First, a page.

Open Mic: 10 Athletes Who Need to Retire

Peter FleischerSenior Writer IJuly 22, 2008

I decided to go a different direction with the most recent open-mic, and make my list of ten athletes who need to retire immediately. This is a list of guys that either don't have the skill or the body to compete any longer.

Note: This article does reflect my personal ignorance, because I have only included athletes from the sports that I follow: baseball, basketball, and football. But, feel free to add or comment about athletes from other sports. I'd love to hear it.

10. Pedro Martinez (baseball)- It's sad to see Pedro pitch so terribly, when he is probably the best pitcher since I was born (1988). At his best, Pedro was top-notch. He's had two seasons with an ERA under two, but at 36 years old, he just doesn't have it anymore.

This season Pedro is 3-2 with an ERA of 6.25. His body just isn't holding up. He most recently had a start delayed with groin problems. Ouch. Hang it up now Pedro. You're a definite HOF guy.

9. Mark Brunell (football)- I didn't even realize this guy was still in the league (he's a backup on the Saints). Dude, retire. You are 37 years old, taking some kid's roster spot. Brunell hasn't seen game action since 2006, and was never that great to begin with.

8. Ricky Williams (football)- Barring a miracle this year, Williams has solidified his status as NFL garbage. Once considered one of the best players in the league, Ricky is clearly just after a paycheck now. Once a running back who ran for over 1,800 yards in a season, Williams didn't even make it through his first game in 2007 without getting "hurt".

The NFL needs to stop giving Ricky weed money. He hasn't put up respectable numbers since 2005. There have to be better options.

7. Alonso Mourning (basketball)- I know that the Heat will probably suck again in 2008 and he will be able to contribute, but I don't want to see this fan-favorite as a scrub. Mourning has overcome multiple injuries, including a kidney disease that almost ended his career.

At his peak, 'Zo averaged 20.1 PPG, 11.0 RPG, and 3.9 BPG. Last year before a serious knee injury, he averaged only 6.0 PPG, 3.7 RPG, and 1.2 BPG. He's clearly a shadow of his former self.

Mourning is a charismatic figure. He clearly has a career in broadcasting after his playing days. He'd be wise to start early on those interests rather then come back and play on a (probably) bad team as a shell of his former self.

6. John Smoltz (baseball)- His heart is telling him no, but his body's telling him yes. Smoltz's right arm simply cannot pitch anymore. Although he had only a 2.57 ERA before shutting it down to surgery this year, Smoltzy obviously isn't healthy enough to play in the MLB. He's a sure-fire Hall-of-Famer.

5. Omar Vizquel (baseball)- If there was a "designated fielder" position, Omar could play until he was 55. But there's not, and Omar is hitting a measly .166 with 10 RBI this season in 157 AB. That's disgraceful.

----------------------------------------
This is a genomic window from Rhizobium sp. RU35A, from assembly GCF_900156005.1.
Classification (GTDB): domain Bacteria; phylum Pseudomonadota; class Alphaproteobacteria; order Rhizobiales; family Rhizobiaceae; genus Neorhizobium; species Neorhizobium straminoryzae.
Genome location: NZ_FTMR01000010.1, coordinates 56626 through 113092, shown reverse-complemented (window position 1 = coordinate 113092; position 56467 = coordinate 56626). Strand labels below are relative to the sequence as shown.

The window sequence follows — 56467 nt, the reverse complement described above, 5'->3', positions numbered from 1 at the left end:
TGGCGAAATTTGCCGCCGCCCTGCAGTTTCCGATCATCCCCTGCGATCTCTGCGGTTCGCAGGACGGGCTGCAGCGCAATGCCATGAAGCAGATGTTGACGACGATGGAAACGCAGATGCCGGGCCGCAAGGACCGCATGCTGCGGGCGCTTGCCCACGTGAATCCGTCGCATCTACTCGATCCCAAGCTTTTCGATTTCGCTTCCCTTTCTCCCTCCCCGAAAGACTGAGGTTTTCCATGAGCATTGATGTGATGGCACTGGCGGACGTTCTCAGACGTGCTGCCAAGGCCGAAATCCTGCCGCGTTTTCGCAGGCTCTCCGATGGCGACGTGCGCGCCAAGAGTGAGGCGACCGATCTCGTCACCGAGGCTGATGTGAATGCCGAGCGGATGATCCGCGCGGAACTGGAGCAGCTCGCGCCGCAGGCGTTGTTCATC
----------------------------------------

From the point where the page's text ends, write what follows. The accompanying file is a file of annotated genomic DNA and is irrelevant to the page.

He's still a good fielder, and should be remembered more for his graceful moves at shortstop and good, timely contact hitting. But his days are long over, and nobody likes to watch a popular vet look stupid. 

4. Mark Mulder (baseball)- As a Cardinals fan, this one rings particularly true to me. From 2001 to 2005 he was one of the best pitchers in baseball, but since then he has become complete trash. This season, Mulder has gone 1.2 IP with a 10.80 ERA.

It's not necessarily his fault. Mulder has dealt with constant arm injuries, and attempted to come back from all of them. But he has told media that he won't undergo any more surgerys in a comeback attempt, so with his latest setback, it looks like the show's over.

3. Trent Green (football)- Green might have been a product of Al Saunder's offense in KC, throwing for over 4,000 yards three straight seasons in a row, but his possible retirement is as much about his health as it is his skill.

Green, 38, was terrible for the Miami Dolphins last season, throwing for five TD and seven INT before suffering his third concussion in three seasons, and his most serious yet.

Doctors have been cautioning Trent about his head trauma for years now, and he has failed to heed their warning. The public has seen what constant blows to the head can do to an athlete, but Green is still determined to play, now as a backup for my St. Louis Rams.

It doesn't appear that he is up-to-par in the NFL anymore anyway, but the main concern is Green suffering from a head injury that leaves him in a tragic condition.

2. Mike Hampton (baseball)- Holy crap. How many times can one guy get injured? Hampton was scheduled to pitch for the Braves (again) this season, but suffered a strained pectoral and has failed to make his debut.

In his prime, Hampton was very good. In 1999, he had a 22-4 record with a 2.90 ERA. But the last time he pitched in the bigs was August 19, 2005, to the tune of seven ER in 3.1 IP.

It's a sad story, but with that humongous contract Hampton should retire at 35 knowing he did the best he could with a fragile body, and that he's a rich man.

1. Barry Bonds (baseball)- Barry: Go Away! Nobody wants you in the game anymore. That is evident by the fact that nobody has offered you a contract.

It's hilarious to me that his agent is trying to say that there's a conspiracy, and that every team in the MLB should want Bonds on their roster. Um, are you serious?

I know that I personally would not want the negative, rude, lawsuit plagued, face of steroids around to sour my clubhouse. And since his knees are shot, he has no chance in the NL.

Barry Bonds needs to officially retire and go away. The sooner, the better.

People I intentionally left off: Brett Favre, Shaquille O'Neal, Mark Prior, Jason Isringhausen.


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